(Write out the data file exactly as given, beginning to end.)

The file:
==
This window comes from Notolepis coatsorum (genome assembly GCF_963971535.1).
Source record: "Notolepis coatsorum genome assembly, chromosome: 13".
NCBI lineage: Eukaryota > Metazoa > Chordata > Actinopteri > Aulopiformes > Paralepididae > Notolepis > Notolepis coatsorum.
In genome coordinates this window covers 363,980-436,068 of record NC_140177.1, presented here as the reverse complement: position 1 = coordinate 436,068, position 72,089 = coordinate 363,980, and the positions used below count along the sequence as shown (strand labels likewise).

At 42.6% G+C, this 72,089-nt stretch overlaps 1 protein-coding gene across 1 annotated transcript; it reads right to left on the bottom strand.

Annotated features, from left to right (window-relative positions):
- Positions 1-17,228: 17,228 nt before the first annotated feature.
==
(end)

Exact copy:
This window comes from Notolepis coatsorum (genome assembly GCF_963971535.1).
Source record: "Notolepis coatsorum genome assembly, chromosome: 13".
NCBI lineage: Eukaryota > Metazoa > Chordata > Actinopteri > Aulopiformes > Paralepididae > Notolepis > Notolepis coatsorum.
In genome coordinates this window covers 363,980-436,068 of record NC_140177.1, presented here as the reverse complement: position 1 = coordinate 436,068, position 72,089 = coordinate 363,980, and the positions used below count along the sequence as shown (strand labels likewise).

At 42.6% G+C, this 72,089-nt stretch overlaps 1 protein-coding gene across 1 annotated transcript; it reads right to left on the bottom strand.

Annotated features, from left to right (window-relative positions):
- Positions 1-17,228: 17,228 nt before the first annotated feature.